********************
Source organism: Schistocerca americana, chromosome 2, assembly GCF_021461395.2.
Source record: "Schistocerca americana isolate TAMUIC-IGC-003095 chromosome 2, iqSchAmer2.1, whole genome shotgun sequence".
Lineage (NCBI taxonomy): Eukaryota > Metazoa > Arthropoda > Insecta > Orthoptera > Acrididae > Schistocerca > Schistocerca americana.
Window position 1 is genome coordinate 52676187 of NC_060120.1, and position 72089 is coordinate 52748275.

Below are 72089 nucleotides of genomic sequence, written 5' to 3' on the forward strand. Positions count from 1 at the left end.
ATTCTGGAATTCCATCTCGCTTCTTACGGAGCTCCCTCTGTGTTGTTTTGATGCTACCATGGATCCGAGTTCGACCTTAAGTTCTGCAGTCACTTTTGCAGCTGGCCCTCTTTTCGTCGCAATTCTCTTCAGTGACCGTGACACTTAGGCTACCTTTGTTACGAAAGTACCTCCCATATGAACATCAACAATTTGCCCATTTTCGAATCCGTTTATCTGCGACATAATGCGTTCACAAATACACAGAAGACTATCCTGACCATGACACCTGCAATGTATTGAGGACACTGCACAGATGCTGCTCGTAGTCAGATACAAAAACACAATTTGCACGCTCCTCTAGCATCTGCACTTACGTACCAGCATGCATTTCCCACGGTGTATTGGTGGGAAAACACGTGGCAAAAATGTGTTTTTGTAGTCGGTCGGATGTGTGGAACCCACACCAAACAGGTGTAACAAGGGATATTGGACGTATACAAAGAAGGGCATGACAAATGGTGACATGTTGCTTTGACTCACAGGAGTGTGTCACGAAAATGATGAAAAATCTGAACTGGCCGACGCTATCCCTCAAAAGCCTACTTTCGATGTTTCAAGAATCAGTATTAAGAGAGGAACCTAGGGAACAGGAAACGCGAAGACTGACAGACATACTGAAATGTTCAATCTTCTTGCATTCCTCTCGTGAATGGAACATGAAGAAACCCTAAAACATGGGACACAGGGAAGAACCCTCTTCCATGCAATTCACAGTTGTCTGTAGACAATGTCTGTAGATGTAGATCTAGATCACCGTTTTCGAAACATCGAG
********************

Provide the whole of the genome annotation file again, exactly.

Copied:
Source organism: Schistocerca americana, chromosome 2, assembly GCF_021461395.2.
Source record: "Schistocerca americana isolate TAMUIC-IGC-003095 chromosome 2, iqSchAmer2.1, whole genome shotgun sequence".
Lineage (NCBI taxonomy): Eukaryota > Metazoa > Arthropoda > Insecta > Orthoptera > Acrididae > Schistocerca > Schistocerca americana.
Window position 1 is genome coordinate 52676187 of NC_060120.1, and position 72089 is coordinate 52748275.

Below are 72089 nucleotides of genomic sequence, written 5' to 3' on the forward strand. Positions count from 1 at the left end.
ATTCTGGAATTCCATCTCGCTTCTTACGGAGCTCCCTCTGTGTTGTTTTGATGCTACCATGGATCCGAGTTCGACCTTAAGTTCTGCAGTCACTTTTGCAGCTGGCCCTCTTTTCGTCGCAATTCTCTTCAGTGACCGTGACACTTAGGCTACCTTTGTTACGAAAGTACCTCCCATATGAACATCAACAATTTGCCCATTTTCGAATCCGTTTATCTGCGACATAATGCGTTCACAAATACACAGAAGACTATCCTGACCATGACACCTGCAATGTATTGAGGACACTGCACAGATGCTGCTCGTAGTCAGATACAAAAACACAATTTGCACGCTCCTCTAGCATCTGCACTTACGTACCAGCATGCATTTCCCACGGTGTATTGGTGGGAAAACACGTGGCAAAAATGTGTTTTTGTAGTCGGTCGGATGTGTGGAACCCACACCAAACAGGTGTAACAAGGGATATTGGACGTATACAAAGAAGGGCATGACAAATGGTGACATGTTGCTTTGACTCACAGGAGTGTGTCACGAAAATGATGAAAAATCTGAACTGGCCGACGCTATCCCTCAAAAGCCTACTTTCGATGTTTCAAGAATCAGTATTAAGAGAGGAACCTAGGGAACAGGAAACGCGAAGACTGACAGACATACTGAAATGTTCAATCTTCTTGCATTCCTCTCGTGAATGGAACATGAAGAAACCCTAAAACATGGGACACAGGGAAGAACCCTCTTCCATGCAATTCACAGTTGTCTGTAGACAATGTCTGTAGATGTAGATCTAGATCACCGTTTTCGAAACATCGAG